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What is Eroded Cervix ?

It sounds awful, but eroded cervix is actually quite common among pregnant women and in most cases has no bearing on your pregnancy at all


Posted: 9 November 2007
by ThinkBaby

If you've been diagnosed with eroded cervix then you may feel a little worried, it certainly sounds like a very unpleasant condition. But in this case the name sounds far more scary than the condition itself usually is. You needn't worry that your cervix is gradually wearing away, that isn't the case at all. What happens in eroded cervix is that cells from the cervical canal start to grow at the neck of the cervix giving it a rough, inflamed appearance and making it prone to bleeding. Growing of cells in the wrong place in itself sets alarm bells ringing, but don't worry, cervical erosion is not cancerous.

What are the symptoms of cervical erosion?
Often there are no symptoms for cervical erosion, but where there are symptoms these are bleeding after sex or in-between periods and/or vaginal discharge. As cervical erosion is so common during pregnancy it is a common cause of vaginal bleeding during pregnancy, especially later in pregnancy: the bleeding is usually bright red and low volume.

What causes cervical erosion?
Cervical erosion can be caused by: hormonal changes- such as caused by pregnancy or the contraceptive pill; items inserted into the vagina (such as tampons, barrier contraceptives or a speculum); several sexually transmitted diseases (STIs) such as herpes, chlamydia, gonorrhea and vaginal infections such as bacterial vaginosis.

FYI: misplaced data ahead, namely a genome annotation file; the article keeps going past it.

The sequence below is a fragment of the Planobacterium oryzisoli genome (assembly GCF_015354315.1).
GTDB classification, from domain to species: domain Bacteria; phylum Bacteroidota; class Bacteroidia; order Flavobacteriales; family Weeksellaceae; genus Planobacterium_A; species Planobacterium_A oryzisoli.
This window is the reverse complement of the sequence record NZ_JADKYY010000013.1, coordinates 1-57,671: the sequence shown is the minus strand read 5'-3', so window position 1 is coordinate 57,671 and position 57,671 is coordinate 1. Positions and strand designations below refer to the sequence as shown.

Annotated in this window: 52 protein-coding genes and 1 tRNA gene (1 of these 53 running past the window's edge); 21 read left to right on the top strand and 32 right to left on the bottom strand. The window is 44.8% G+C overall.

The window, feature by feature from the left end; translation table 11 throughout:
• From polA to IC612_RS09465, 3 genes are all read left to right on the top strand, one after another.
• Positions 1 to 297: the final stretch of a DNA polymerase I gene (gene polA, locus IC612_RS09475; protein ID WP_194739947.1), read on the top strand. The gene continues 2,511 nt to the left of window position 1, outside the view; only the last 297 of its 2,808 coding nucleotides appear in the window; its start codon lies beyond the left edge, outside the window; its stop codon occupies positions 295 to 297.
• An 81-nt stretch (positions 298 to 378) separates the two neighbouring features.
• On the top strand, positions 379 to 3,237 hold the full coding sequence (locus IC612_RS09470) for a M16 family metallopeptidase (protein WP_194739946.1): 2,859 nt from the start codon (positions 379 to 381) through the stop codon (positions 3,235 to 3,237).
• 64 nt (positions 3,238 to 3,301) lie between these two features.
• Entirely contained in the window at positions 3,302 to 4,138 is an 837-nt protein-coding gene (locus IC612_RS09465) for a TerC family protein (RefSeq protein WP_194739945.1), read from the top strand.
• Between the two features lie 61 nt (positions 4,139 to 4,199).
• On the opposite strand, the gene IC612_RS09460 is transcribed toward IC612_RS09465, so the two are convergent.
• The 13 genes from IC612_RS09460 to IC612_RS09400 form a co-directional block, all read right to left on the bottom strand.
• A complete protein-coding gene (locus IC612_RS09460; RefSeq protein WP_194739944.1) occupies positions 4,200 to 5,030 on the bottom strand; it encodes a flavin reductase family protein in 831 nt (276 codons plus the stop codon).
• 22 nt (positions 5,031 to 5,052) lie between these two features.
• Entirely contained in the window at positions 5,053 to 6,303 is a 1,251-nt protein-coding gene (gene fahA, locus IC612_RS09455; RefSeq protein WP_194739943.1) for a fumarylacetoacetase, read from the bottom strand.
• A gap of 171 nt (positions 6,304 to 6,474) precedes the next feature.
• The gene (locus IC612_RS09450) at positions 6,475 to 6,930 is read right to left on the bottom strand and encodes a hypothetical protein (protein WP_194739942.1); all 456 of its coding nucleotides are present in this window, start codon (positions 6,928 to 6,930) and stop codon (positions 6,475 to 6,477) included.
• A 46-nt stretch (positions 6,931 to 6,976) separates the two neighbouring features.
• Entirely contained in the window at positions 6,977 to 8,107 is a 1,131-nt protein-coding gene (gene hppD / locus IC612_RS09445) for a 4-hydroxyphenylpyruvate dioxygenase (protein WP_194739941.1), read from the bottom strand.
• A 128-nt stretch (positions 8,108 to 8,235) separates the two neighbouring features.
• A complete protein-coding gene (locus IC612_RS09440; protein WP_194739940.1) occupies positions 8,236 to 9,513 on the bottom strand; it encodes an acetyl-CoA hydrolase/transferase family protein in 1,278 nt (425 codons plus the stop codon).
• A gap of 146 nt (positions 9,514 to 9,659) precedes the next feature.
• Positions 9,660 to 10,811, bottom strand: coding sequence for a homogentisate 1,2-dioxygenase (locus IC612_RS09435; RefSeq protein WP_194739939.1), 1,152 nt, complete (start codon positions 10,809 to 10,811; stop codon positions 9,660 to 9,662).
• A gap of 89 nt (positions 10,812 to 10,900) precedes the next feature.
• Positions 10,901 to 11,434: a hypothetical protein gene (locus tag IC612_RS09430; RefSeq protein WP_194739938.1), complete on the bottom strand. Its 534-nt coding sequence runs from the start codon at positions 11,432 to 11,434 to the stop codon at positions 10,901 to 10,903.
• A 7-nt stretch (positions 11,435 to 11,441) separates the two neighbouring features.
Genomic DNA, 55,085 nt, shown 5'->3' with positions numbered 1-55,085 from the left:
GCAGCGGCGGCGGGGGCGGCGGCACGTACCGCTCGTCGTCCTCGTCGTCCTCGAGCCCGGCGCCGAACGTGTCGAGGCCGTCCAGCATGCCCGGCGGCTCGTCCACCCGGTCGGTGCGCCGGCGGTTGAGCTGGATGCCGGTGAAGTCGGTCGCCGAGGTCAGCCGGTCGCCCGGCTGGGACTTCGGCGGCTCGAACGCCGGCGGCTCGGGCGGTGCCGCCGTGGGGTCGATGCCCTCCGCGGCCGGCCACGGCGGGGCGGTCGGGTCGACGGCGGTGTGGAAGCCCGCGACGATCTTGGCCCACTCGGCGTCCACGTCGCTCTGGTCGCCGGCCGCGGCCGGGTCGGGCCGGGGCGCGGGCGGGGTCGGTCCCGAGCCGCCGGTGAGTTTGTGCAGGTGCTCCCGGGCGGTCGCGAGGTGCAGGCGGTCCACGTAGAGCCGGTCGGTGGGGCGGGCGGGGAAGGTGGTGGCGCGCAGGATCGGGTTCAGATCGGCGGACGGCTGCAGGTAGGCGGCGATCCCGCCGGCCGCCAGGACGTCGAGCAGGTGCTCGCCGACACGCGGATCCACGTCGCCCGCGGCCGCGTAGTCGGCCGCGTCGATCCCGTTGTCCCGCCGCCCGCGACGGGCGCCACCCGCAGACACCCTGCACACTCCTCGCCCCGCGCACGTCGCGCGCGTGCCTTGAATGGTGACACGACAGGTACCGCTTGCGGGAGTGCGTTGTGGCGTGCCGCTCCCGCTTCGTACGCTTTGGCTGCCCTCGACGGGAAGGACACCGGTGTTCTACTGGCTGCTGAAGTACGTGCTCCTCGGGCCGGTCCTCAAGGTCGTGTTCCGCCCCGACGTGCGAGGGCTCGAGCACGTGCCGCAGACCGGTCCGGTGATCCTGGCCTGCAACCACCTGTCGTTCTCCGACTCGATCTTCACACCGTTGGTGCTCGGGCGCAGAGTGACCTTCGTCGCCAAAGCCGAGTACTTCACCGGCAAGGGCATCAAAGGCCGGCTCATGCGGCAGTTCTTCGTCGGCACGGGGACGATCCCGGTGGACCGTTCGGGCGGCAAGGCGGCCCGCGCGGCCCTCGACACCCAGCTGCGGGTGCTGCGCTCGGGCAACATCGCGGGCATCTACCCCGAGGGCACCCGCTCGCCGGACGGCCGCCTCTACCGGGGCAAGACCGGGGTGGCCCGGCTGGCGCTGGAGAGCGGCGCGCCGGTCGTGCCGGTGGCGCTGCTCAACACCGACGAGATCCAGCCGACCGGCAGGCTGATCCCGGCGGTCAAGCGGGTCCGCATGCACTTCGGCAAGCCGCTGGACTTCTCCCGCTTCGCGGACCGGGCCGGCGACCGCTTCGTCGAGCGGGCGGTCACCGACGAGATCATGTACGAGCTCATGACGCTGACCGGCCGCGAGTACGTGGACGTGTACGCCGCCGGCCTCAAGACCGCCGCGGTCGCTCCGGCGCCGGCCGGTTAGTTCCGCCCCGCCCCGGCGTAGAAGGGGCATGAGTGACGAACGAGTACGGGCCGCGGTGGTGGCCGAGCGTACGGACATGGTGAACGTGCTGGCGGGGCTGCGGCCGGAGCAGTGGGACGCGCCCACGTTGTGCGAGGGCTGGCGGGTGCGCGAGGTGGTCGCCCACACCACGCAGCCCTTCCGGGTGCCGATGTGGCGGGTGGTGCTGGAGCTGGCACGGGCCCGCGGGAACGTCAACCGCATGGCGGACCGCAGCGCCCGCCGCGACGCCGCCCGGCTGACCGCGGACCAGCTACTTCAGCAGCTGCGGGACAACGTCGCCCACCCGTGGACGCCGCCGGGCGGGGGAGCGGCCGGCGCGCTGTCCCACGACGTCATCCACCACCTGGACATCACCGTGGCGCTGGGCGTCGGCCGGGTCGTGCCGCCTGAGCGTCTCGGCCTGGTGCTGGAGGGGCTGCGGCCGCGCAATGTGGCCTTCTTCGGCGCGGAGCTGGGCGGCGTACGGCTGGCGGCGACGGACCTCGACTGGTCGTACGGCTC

The three groups of women most likely to suffer from eroded cervix are:

  • Pregnant women
  • Women on the contraceptive pill
  • Young women

Will eroded cervix endanger my baby?
If you're pregnant and diagnosed with eroded cervix then it's most likely that hormonal changes during pregnancy are the cause of the cervical inflammation the eroded cervix won't interfere with your pregnancy in the slightest. However, if you're experiencing vaginal bleeding after intercourse then your doctor may well recommend that you abstain from intercourse until you're safely into the second trimester.

In any case you will be screened for the infections that can also lead to eroded cervix, such as chlamydia, gonorrhea, bacterial vaginosis and syphilis, which may have an impact on your pregnancy and labour.

What does eroded cervix mean for my general health?
Once it's established that the cervical erosion has not been caused by any of the above-mentioned infections and STIs you can stop worrying, the inflammation may cause bleeding and spotting but it isn't dangerous in itself. Cervical erosion is often diagnosed during a smear test as the condition can make it more difficult to get a clear sample. You may be called back for a repeat smear, but doctors won't be concerned by a simple case of cervical erosion unless it's causing an uncomfortable amount of bleeding or discharge. Cervical erosion isn't cancerous and doesn't increase your likelihood of developing cervical cancer.

While a diagnosis of cervical erosion sn't usually anything to wory about at all, you should always get any unusual vaginal bleeding checked out by your doctor. How is eroded cervix treated?
Unless you are bothered with vaginal bleeding or discharge, eroded cervix is usually left completely untreated. If bleeding and discharge are a problem your doctor may recommend treatment to remove the inflammed tissue via cauterization (heat), laser therapy or freezing.


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